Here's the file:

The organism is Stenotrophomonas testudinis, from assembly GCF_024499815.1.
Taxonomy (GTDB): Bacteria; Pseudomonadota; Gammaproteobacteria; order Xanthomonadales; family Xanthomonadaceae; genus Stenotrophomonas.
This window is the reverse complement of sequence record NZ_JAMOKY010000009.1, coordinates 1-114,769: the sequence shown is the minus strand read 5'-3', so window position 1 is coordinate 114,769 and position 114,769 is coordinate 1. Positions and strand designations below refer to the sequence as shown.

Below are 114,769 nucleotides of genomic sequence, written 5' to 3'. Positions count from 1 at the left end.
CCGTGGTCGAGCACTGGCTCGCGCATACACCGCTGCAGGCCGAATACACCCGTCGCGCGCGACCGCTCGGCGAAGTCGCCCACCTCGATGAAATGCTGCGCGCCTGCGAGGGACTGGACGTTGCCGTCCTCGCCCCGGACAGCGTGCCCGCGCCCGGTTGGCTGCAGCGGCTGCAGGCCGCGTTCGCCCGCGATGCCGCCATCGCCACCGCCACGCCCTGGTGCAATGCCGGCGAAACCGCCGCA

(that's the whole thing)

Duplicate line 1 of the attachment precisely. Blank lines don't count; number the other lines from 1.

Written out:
The organism is Stenotrophomonas testudinis, from assembly GCF_024499815.1.